Throughout the issues we see how even as a young boy Rasputin uses the ability to heal and revive people and animals. The first time he does this is when his abusive father battles a bear. He uses his ability sparingly, sometimes without realizing what he’s doing. Naturally, it scares him and he tries to hide it from people. Eventually rumors of what he can supposedly do reach the Tsarina and high-ranking MI6 officials as World War I commences. Not much time is spent within the Winter Palace and healing the Tsar’s son, Alexi, from his hemophilia even though this is what most know about Rasputin.
The artwork is very different from The Tithe. It’s a little sketchier and angular which fits the tone of the story giving it an irregular beauty. Since this is a more fantastical version of Rasputin, much of the artwork supports this. I really enjoyed the panels which integrated Russian folklore.
While it deviates from the blurry history we have of Rasputin, I think the writer captured the spooky, complicated, magnetic personality he’s known for. The writer has also made him a more sympathetic person, one the reader can understand and feel more of a connection with.
Overall, I’d give Rasputin: The Road to the Winter Palace three pencils out of five. Like The Tithe, I’m interested in picking up the next volume and following The Mad Monk around.
The final comic book volume I read was Sovereign Volume I by Chris Roberson and Paul Maybury. This is set in a fantasy world with a group called The Luminari setting out for the Lowlands to warn the king of impending doom, the King’s three very different sons, and an envoy from another part of the world sent to study the city of Khend.
A lot happens with the reader introduced to a large ensemble. The Luminari are an ancient religious order whose primary job seems to be re-killing un-cremated dead people before they rise up as demon infected zombies. A trio is sent out by the order to warn the Khendish king of something called The Convergence, an event which will eliminate everyone and usher in a new age. The King’s three sons have scattered to various parts of the world, although two of them have remained close having spent a lot of time together in battle and in the capital city. The third set of players is a trio coming to Khend from a very long distance. Two of them are warriors with the third member being an intellectual charged with learning more about Khend for some reason that isn’t made clear other than “Because it’s there.”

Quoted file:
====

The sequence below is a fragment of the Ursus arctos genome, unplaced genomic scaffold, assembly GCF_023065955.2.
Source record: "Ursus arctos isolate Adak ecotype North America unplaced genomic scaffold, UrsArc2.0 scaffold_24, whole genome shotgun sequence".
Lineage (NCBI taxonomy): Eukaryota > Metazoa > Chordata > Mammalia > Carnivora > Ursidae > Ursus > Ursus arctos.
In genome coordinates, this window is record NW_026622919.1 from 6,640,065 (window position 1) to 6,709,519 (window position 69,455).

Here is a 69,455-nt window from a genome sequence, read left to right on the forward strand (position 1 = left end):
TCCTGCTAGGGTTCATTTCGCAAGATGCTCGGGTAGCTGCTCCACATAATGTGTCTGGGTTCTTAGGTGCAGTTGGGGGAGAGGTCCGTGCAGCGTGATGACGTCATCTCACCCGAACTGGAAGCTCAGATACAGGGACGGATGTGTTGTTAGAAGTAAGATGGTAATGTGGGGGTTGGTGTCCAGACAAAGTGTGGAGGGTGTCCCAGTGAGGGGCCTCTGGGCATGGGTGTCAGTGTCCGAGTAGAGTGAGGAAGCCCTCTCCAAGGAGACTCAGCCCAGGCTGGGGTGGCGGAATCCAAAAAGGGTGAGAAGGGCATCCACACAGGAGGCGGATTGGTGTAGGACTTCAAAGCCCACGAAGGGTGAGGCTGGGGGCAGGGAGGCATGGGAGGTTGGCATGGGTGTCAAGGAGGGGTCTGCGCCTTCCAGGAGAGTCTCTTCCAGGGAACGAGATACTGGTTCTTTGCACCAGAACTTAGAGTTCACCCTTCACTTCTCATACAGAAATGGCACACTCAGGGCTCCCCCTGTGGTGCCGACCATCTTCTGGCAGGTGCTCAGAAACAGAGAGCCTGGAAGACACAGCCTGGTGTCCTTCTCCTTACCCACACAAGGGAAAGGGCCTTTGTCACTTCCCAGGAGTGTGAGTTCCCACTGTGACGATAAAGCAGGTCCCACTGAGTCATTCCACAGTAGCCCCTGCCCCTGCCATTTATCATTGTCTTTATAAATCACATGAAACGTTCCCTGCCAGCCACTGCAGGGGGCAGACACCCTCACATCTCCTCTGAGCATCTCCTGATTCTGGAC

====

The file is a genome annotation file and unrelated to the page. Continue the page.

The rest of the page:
It was difficult for me to get into this one. Very little about it intrigued me from the shoddy artwork to the large cast of characters to the plots. I liked a couple of the characters, mainly Goodman Ravenstone and Lady Joslyn Evrendon, as well as their plot line, but while it proclaims itself to be along the same vein as the novel series A Song of Ice and Fire, it’s nowhere near the quality or depth that series possesses. Perhaps that’s the biggest flaw; too quick of a pace to set up an epic fantasy in five issues instead of introducing one, maybe two, of the groups that will be important to the story.
Another major flaw is the artwork itself. The best thing I can say about it is the color scheme changes when we switch from group to group. I appreciate that as it signals to the reader not only a shift in subplot, but allows the reader to see how visually different each part of the world of Sovereign are. Other than that, it’s not very well drawn and I found some of the action in scenes to be confusing and almost physics defying.
Overall, I give Sovereign two pencils out of five. Not interested in reading anymore as I don’t really care about any of the characters.